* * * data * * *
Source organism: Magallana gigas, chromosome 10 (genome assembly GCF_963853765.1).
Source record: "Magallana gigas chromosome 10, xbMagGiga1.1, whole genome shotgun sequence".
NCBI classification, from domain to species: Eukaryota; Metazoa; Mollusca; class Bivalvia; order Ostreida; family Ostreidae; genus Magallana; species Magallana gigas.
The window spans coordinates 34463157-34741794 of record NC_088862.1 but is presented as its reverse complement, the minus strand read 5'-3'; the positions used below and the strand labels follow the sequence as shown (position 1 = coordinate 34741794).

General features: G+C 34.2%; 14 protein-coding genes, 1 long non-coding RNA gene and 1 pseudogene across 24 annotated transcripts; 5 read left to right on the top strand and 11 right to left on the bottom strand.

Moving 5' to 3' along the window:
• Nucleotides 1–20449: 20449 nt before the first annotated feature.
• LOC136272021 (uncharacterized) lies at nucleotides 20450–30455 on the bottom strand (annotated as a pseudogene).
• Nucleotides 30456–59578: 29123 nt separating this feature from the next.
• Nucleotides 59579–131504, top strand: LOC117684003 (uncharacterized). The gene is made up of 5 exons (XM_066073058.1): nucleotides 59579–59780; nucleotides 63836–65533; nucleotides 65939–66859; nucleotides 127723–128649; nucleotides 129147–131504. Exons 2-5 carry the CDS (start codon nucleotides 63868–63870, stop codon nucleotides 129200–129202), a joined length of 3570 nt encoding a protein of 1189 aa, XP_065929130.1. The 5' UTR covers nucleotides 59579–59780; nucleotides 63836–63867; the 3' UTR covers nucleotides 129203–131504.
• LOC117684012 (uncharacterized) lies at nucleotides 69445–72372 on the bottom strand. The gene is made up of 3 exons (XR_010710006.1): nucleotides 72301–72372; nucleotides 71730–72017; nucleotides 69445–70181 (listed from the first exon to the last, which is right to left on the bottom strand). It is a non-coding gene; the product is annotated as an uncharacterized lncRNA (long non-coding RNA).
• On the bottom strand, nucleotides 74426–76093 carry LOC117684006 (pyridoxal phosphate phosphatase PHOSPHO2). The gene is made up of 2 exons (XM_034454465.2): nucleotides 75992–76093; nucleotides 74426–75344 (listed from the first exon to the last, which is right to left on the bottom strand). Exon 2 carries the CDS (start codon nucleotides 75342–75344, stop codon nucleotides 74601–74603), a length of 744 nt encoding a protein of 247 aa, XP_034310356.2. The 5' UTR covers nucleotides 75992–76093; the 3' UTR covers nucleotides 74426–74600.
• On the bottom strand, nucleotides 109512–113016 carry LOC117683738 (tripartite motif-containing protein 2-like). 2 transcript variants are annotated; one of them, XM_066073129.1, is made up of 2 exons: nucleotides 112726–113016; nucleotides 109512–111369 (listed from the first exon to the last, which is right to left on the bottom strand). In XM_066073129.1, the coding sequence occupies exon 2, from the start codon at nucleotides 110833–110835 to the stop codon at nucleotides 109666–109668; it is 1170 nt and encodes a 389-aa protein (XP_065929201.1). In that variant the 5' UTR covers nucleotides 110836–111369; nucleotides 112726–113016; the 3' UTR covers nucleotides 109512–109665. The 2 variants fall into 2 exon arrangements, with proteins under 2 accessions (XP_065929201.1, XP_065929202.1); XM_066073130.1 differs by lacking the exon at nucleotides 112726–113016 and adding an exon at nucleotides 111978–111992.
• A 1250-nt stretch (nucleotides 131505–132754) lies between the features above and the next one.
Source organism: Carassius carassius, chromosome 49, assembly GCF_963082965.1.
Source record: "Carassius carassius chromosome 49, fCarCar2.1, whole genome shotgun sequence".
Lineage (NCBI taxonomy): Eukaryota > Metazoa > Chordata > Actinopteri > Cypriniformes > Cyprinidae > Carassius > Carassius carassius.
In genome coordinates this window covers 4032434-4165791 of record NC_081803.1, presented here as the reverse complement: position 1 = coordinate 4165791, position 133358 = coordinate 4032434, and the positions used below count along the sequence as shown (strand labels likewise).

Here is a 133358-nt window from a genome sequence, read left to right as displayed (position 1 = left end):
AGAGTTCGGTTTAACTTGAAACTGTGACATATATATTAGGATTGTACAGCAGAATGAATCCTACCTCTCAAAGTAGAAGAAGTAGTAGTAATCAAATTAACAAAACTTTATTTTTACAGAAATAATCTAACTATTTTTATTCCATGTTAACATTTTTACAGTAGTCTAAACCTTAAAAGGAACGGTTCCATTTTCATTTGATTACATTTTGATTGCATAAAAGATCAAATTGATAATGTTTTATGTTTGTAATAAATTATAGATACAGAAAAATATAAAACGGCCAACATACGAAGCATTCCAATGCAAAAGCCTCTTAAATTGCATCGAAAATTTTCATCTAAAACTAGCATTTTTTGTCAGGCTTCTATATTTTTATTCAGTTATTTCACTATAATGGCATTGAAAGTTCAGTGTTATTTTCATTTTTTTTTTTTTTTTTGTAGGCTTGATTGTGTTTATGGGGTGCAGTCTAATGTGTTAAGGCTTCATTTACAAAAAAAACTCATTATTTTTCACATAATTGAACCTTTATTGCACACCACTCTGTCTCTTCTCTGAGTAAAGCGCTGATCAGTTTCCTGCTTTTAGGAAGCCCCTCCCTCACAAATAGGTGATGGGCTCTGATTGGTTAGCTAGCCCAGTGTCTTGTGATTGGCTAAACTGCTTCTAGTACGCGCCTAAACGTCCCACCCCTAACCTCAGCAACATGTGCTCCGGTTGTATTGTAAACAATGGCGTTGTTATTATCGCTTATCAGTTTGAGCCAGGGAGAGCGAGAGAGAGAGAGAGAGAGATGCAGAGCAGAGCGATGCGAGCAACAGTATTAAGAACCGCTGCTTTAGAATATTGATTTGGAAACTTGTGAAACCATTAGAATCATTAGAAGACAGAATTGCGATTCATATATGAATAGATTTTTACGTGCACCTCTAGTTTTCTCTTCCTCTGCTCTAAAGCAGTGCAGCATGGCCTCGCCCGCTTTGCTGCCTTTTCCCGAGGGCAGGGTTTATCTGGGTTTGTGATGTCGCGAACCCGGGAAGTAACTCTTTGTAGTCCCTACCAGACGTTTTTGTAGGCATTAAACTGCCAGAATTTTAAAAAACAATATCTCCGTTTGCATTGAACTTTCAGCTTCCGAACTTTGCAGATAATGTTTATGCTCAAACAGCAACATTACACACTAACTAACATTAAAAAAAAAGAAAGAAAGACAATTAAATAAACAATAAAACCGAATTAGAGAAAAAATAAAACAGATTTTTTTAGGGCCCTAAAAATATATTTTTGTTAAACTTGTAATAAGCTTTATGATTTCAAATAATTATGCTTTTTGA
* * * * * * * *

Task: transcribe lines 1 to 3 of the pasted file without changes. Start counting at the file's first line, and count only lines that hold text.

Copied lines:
Source organism: Magallana gigas, chromosome 10 (genome assembly GCF_963853765.1).
Source record: "Magallana gigas chromosome 10, xbMagGiga1.1, whole genome shotgun sequence".
NCBI classification, from domain to species: Eukaryota; Metazoa; Mollusca; class Bivalvia; order Ostreida; family Ostreidae; genus Magallana; species Magallana gigas.